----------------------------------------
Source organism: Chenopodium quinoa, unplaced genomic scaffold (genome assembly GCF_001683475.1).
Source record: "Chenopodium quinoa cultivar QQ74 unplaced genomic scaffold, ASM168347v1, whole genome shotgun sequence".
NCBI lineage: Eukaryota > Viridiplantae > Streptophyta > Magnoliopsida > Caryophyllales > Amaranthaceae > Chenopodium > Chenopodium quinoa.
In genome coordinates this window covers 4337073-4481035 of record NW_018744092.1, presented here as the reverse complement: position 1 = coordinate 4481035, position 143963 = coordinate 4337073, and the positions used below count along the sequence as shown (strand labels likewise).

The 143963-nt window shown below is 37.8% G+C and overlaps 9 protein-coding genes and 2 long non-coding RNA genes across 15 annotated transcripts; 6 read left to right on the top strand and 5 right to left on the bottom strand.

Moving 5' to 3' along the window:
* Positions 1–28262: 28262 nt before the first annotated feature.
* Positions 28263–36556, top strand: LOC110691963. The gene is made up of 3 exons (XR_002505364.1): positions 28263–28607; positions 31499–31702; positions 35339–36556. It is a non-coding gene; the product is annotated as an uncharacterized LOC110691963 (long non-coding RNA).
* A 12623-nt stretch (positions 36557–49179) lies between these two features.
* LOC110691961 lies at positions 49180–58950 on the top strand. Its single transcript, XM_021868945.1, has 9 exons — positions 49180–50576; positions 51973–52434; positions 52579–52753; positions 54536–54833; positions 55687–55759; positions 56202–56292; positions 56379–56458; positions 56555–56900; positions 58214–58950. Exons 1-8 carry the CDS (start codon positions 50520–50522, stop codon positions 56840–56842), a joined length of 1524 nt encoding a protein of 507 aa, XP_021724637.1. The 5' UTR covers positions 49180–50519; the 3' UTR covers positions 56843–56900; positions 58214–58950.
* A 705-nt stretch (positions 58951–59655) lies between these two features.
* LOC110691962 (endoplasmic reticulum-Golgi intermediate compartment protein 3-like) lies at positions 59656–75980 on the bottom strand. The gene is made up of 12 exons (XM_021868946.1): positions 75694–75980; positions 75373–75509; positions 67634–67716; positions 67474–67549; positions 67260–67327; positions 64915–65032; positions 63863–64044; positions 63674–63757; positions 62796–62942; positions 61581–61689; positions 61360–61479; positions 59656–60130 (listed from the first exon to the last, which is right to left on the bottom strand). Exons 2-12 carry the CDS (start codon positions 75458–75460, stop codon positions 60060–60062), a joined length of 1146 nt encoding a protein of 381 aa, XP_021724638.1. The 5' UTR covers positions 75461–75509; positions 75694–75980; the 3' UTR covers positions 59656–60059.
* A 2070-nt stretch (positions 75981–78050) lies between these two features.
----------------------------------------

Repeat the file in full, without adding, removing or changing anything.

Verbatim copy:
Source organism: Chenopodium quinoa, unplaced genomic scaffold (genome assembly GCF_001683475.1).
Source record: "Chenopodium quinoa cultivar QQ74 unplaced genomic scaffold, ASM168347v1, whole genome shotgun sequence".
NCBI lineage: Eukaryota > Viridiplantae > Streptophyta > Magnoliopsida > Caryophyllales > Amaranthaceae > Chenopodium > Chenopodium quinoa.
In genome coordinates this window covers 4337073-4481035 of record NW_018744092.1, presented here as the reverse complement: position 1 = coordinate 4481035, position 143963 = coordinate 4337073, and the positions used below count along the sequence as shown (strand labels likewise).

The 143963-nt window shown below is 37.8% G+C and overlaps 9 protein-coding genes and 2 long non-coding RNA genes across 15 annotated transcripts; 6 read left to right on the top strand and 5 right to left on the bottom strand.

Moving 5' to 3' along the window:
* Positions 1–28262: 28262 nt before the first annotated feature.
* Positions 28263–36556, top strand: LOC110691963. The gene is made up of 3 exons (XR_002505364.1): positions 28263–28607; positions 31499–31702; positions 35339–36556. It is a non-coding gene; the product is annotated as an uncharacterized LOC110691963 (long non-coding RNA).
* A 12623-nt stretch (positions 36557–49179) lies between these two features.
* LOC110691961 lies at positions 49180–58950 on the top strand. Its single transcript, XM_021868945.1, has 9 exons — positions 49180–50576; positions 51973–52434; positions 52579–52753; positions 54536–54833; positions 55687–55759; positions 56202–56292; positions 56379–56458; positions 56555–56900; positions 58214–58950. Exons 1-8 carry the CDS (start codon positions 50520–50522, stop codon positions 56840–56842), a joined length of 1524 nt encoding a protein of 507 aa, XP_021724637.1. The 5' UTR covers positions 49180–50519; the 3' UTR covers positions 56843–56900; positions 58214–58950.
* A 705-nt stretch (positions 58951–59655) lies between these two features.
* LOC110691962 (endoplasmic reticulum-Golgi intermediate compartment protein 3-like) lies at positions 59656–75980 on the bottom strand. The gene is made up of 12 exons (XM_021868946.1): positions 75694–75980; positions 75373–75509; positions 67634–67716; positions 67474–67549; positions 67260–67327; positions 64915–65032; positions 63863–64044; positions 63674–63757; positions 62796–62942; positions 61581–61689; positions 61360–61479; positions 59656–60130 (listed from the first exon to the last, which is right to left on the bottom strand). Exons 2-12 carry the CDS (start codon positions 75458–75460, stop codon positions 60060–60062), a joined length of 1146 nt encoding a protein of 381 aa, XP_021724638.1. The 5' UTR covers positions 75461–75509; positions 75694–75980; the 3' UTR covers positions 59656–60059.
* A 2070-nt stretch (positions 75981–78050) lies between these two features.